57 officers reported to have quit force over assault firing say it was a police union lie

‘I don’t understand why the union said it’s a thing of solidarity. I think it sends the wrong message that ‘we’re backing our own’ and that’s not the case’

Graig Graziosi
Monday 08 June 2020 22:44 BST
Police supporters cheer as a charged Buffalo officers exits the courthouse

The show of solidarity from 57 police officers in Buffalo – who reportedly resigned their assignments in a show of solidarity when two of their colleagues were suspended for allegedly brutalising a 75-year-old protester – may have been a fabrication by the department’s police union.

A pair of Buffalo police officers, speaking on condition of anonymity over fears of retaliation, told 7 Eyewitness News that the claims from their union – the Buffalo Police Benevolent Association – were untrue.

On 5 June, local news reported that 57 officers were resigning their assignments in solidarity with two colleagues who were punished for shoving an elderly man to the ground during the George Floyd protests. When the man hit the ground, his head split open, and he began to bleed out onto the pavement. The police began marching over his incapacitated body.

One of the officers attempted to stop to check on the man, but another one stopped him and forced him to keep marching. A protester attempted to reach the injured man, but the police stopped him.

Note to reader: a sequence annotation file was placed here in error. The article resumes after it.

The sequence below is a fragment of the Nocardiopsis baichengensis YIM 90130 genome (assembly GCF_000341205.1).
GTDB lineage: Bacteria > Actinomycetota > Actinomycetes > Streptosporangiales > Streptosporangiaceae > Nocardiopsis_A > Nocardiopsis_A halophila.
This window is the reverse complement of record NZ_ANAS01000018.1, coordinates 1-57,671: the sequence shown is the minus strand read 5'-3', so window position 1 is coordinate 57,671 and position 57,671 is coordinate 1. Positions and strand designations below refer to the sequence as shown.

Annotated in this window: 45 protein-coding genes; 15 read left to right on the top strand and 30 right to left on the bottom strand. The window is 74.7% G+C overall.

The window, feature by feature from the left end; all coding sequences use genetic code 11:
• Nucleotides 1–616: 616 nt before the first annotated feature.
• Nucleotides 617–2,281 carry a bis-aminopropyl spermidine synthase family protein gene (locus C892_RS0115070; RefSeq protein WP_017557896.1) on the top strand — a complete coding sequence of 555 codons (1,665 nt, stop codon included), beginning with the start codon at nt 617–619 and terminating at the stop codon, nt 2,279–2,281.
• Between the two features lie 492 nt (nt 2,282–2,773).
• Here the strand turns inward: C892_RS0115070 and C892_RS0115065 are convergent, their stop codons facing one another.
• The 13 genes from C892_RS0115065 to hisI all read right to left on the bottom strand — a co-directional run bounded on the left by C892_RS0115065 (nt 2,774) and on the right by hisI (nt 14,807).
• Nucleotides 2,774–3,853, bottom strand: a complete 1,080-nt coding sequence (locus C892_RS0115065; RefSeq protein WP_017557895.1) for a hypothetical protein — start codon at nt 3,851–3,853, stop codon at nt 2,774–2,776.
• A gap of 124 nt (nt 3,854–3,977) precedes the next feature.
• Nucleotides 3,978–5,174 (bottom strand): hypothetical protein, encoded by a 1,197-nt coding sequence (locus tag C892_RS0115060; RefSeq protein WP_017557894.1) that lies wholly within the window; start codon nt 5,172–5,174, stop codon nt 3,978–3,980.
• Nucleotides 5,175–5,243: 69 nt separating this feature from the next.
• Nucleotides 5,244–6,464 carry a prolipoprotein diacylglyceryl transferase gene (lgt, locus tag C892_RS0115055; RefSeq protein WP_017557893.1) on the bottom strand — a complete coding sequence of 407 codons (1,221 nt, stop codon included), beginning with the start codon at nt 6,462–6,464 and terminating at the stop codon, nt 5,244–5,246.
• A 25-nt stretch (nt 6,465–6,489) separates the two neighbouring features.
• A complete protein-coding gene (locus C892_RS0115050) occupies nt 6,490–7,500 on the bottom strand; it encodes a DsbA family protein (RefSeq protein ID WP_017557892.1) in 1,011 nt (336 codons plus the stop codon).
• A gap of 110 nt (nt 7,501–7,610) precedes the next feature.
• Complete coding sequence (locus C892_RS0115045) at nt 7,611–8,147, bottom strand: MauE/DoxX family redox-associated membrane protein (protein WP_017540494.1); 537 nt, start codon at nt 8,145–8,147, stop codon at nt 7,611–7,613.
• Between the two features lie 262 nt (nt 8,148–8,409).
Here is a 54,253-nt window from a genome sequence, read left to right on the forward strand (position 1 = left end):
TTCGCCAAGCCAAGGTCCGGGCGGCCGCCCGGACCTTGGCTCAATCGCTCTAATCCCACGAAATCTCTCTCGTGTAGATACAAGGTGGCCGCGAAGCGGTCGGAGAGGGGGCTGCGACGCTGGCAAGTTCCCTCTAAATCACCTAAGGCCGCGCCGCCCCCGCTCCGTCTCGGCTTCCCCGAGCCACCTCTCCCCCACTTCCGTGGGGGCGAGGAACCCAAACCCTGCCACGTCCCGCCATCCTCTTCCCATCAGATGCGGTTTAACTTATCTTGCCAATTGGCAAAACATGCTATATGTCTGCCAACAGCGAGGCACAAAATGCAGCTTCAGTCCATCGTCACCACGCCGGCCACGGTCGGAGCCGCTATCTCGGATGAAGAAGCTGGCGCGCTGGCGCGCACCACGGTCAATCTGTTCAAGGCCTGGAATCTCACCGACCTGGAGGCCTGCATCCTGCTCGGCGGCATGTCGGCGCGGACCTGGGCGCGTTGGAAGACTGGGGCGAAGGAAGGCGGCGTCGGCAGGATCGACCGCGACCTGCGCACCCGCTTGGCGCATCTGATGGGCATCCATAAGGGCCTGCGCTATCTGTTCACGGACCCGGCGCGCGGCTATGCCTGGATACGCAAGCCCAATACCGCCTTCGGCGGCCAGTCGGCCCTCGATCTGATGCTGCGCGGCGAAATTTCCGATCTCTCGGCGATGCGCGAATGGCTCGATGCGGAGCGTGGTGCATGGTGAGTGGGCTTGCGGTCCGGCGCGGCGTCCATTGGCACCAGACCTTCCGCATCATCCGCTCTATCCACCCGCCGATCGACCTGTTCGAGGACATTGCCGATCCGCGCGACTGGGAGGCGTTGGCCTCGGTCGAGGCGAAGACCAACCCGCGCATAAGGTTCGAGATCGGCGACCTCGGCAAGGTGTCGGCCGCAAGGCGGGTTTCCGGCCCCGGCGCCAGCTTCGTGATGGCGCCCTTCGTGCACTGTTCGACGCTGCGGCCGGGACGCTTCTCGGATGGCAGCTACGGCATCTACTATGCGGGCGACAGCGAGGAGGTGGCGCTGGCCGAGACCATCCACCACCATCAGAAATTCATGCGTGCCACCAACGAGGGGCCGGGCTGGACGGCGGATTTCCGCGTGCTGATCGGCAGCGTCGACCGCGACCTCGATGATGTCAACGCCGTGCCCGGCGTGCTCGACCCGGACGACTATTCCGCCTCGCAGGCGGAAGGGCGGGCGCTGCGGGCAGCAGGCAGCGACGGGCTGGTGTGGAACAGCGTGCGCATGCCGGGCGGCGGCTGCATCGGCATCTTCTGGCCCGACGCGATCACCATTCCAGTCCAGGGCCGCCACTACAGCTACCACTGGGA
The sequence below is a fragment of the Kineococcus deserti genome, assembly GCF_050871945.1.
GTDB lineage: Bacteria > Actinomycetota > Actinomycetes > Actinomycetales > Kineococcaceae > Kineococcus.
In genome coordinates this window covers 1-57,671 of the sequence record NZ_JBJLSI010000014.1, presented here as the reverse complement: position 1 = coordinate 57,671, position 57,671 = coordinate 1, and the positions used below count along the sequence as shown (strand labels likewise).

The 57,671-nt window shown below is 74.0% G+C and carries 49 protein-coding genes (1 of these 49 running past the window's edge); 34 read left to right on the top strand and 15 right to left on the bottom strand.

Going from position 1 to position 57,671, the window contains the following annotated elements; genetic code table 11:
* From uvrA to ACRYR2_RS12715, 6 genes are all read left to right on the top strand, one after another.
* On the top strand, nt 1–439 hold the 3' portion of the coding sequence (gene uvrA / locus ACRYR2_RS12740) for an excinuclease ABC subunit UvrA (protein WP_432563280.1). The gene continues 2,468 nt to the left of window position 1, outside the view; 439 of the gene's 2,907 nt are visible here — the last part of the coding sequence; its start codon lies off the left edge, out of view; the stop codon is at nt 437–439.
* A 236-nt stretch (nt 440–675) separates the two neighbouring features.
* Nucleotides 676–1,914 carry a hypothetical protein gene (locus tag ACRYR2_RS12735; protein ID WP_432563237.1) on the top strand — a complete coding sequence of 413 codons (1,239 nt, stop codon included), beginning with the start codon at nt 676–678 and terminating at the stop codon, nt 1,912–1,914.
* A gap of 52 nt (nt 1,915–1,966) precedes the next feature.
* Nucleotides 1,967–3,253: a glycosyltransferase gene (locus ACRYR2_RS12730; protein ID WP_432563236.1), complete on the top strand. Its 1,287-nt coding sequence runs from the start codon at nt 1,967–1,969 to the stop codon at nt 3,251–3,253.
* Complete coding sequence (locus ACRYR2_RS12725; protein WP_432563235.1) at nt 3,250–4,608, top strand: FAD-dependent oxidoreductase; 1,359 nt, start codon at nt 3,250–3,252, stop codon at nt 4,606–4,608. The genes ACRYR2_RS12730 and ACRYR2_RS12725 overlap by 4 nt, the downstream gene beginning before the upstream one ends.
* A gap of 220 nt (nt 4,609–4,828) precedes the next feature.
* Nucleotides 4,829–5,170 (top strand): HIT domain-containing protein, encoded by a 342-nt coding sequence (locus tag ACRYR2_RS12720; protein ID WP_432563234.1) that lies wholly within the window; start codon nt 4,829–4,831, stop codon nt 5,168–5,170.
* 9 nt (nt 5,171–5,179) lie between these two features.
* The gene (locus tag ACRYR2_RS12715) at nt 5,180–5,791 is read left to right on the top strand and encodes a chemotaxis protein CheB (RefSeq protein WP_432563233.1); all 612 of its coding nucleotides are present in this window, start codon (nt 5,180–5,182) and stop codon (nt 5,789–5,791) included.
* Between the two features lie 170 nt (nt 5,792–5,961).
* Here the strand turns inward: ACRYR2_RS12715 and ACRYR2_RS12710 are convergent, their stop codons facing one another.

Officers Aaron Torgalski and Robert McCabe were suspended following the incident, and have since been charged with felony assault.

While the officers did resign their assignments, they claimed the act was not one of solidarity, but rather of self concern.

“I don’t understand why the union said it’s a thing of solidarity. I think it sends the wrong message that ‘we’re backing our own’ and that’s not the case,” one of the officers said.

According to the officers, the resignations occurred because the officers were no longer confident the city would protect them.

“We quit because our union said [they] aren’t legally backing us anymore,” another officer said. “So why should we stand on a line for the city with no legal backing if something [were to] happen? Has nothing to do with us supporting.”

The officers conceded that some of those who resigned may have done so to support their suspended colleagues, but by and large, their actions were not a show of solidarity.

The officers provided 7 Eyewitness News with an email the officers received from union president John Evans explaining its position following the suspension of Mr Torgalski and Mr McCabe.

“I know it has been said that the Admin won’t back you when something happens. After witnessing first hand how these 2 officers were treated, I can tell you, they tried to f*** over these guys like I have never seen in my 54 years,” Mr Evans reportedly wrote.

He said the treatment that the officers received from the city and the district attorney’s office was “despicable”.

In the email, Mr Evans says the union will not pay for the legal defence for officers on ERT or SWAT assignments out of fear that mounting legal fees would cripple the union’s funds.

“This Admin in conjunction with DA John Flynn and or JP Kennedy could put a serious dent in the PBA’s funds,” Mr Evans wrote. “OVER BULLS****! These officers did nothing wrong but execute an order from the DPC to clear the Square.”

Mr Evans said Mr Torgalski and Mr McCabe don’t deserve to be “vilified and treated like criminals for simply following orders”.

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